Set location

The 4077th consisted of two separate sets. An outdoor set in the mountains near Malibu, California (Calabasas, Los Angeles County, California) was used for most exterior and tent scenes for every season. This was the same set used to shoot the movie. The indoor set, on a sound stage at Fox Studios in Century City, was used for the indoor scenes for the run of the series. Later, after the indoor set was renovated to permit many of the "outdoor" scenes to be filmed there, both sets were used for exterior shooting as script requirements dictated (e.g., night scenes were far easier to film on the sound stage, but scenes at the chopper pad required using the ranch).

Just as the series was wrapping production, a brush fire destroyed most of the outdoor set on October 9, 1982. The fire was written into the final episode as a forest fire caused by enemy incendiary bombs that forced the 4077th to bug out.

The Malibu location is today known as Malibu Creek State Park. Formerly called the Century Ranch and owned by 20th Century Fox Studios until the 1980s, the site today is returning to a natural state, and is marked by a rusted Jeep and an ambulance used in the show. Through the 1990s, the area was occasionally used for television commercial production.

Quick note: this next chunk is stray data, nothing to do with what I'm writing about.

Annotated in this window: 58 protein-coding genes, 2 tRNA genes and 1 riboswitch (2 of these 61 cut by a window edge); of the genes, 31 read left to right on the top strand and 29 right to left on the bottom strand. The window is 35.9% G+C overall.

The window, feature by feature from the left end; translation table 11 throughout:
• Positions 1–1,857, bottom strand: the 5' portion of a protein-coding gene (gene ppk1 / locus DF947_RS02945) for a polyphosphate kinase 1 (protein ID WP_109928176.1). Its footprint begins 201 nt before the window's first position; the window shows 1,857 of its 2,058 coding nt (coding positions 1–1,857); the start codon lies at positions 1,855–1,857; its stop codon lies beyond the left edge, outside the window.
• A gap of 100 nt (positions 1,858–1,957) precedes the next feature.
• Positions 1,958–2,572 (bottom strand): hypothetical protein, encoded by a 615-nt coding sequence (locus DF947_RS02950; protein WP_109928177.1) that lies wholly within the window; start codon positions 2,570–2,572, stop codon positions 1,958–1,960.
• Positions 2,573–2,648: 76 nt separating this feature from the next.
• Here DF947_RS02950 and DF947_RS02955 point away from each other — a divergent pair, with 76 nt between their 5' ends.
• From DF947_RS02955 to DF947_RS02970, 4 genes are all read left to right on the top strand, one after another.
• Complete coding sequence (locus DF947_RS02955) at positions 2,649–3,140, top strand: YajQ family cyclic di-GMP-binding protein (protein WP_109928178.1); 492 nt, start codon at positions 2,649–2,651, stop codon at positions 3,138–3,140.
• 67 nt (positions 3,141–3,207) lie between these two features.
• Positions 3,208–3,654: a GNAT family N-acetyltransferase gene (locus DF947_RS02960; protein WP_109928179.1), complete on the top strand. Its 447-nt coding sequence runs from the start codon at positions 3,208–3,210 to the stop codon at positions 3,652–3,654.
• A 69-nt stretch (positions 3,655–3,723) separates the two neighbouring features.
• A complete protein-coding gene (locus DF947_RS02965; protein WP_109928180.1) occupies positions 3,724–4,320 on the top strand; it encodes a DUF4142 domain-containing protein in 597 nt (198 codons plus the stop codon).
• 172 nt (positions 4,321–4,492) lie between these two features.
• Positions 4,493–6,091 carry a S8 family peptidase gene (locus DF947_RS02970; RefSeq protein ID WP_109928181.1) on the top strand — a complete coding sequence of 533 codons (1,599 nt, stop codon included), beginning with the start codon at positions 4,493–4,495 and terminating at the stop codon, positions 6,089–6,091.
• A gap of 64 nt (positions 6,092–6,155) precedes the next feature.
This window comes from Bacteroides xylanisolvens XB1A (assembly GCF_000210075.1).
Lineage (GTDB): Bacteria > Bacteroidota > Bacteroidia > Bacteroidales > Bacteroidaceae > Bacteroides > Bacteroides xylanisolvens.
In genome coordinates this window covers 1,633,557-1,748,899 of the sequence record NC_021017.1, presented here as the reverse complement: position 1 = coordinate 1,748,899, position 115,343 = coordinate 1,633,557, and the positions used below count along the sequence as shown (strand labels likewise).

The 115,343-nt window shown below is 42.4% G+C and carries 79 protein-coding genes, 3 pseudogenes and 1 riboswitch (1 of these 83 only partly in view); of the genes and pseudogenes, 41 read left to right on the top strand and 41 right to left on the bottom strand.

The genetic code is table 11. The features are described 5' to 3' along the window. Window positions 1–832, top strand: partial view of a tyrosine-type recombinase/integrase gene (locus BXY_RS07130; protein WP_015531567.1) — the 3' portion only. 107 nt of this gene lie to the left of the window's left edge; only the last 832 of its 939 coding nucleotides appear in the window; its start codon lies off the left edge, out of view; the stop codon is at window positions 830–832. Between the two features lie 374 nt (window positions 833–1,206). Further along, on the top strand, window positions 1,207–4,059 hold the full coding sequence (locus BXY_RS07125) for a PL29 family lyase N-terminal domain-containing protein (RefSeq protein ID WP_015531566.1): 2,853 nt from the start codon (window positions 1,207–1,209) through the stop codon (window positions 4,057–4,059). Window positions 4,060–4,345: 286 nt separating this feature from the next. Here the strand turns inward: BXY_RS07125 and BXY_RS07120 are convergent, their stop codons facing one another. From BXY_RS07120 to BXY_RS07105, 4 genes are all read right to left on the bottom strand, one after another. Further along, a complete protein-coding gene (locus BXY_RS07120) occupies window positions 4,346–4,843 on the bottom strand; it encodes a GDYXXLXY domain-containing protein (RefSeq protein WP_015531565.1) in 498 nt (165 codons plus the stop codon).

On February 23, 2008, series stars Mike Farrell, Loretta Swit and William Christopher (along with producers Gene Reynolds and Burt Metcalfe and M*A*S*H director Charles S. Dubin) reunited at the set to celebrate its partial restoration. The rebuilt signpost is now displayed on weekends, along with tent markers and maps and photos of the set. The state park is open to the public. It was also the location where the film How Green Was My Valley (1941) and the Planet of the Apes television series (1974) were filmed, among other productions.